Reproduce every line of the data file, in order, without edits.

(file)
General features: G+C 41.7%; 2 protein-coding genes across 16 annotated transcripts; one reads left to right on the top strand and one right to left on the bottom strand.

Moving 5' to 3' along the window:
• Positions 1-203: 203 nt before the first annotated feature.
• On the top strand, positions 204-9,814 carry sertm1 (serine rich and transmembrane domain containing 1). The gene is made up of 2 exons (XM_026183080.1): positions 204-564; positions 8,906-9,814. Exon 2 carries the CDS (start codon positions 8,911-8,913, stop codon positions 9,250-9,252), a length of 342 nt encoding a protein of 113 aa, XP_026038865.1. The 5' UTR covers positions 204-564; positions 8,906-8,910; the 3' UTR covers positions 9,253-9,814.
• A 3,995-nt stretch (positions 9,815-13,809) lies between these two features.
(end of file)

General features: G+C 41.7%; 2 protein-coding genes across 16 annotated transcripts; one reads left to right on the top strand and one right to left on the bottom strand.

Moving 5' to 3' along the window:
• Positions 1-203: 203 nt before the first annotated feature.
• On the top strand, positions 204-9,814 carry sertm1 (serine rich and transmembrane domain containing 1). The gene is made up of 2 exons (XM_026183080.1): positions 204-564; positions 8,906-9,814. Exon 2 carries the CDS (start codon positions 8,911-8,913, stop codon positions 9,250-9,252), a length of 342 nt encoding a protein of 113 aa, XP_026038865.1. The 5' UTR covers positions 204-564; positions 8,906-8,910; the 3' UTR covers positions 9,253-9,814.
• A 3,995-nt stretch (positions 9,815-13,809) lies between these two features.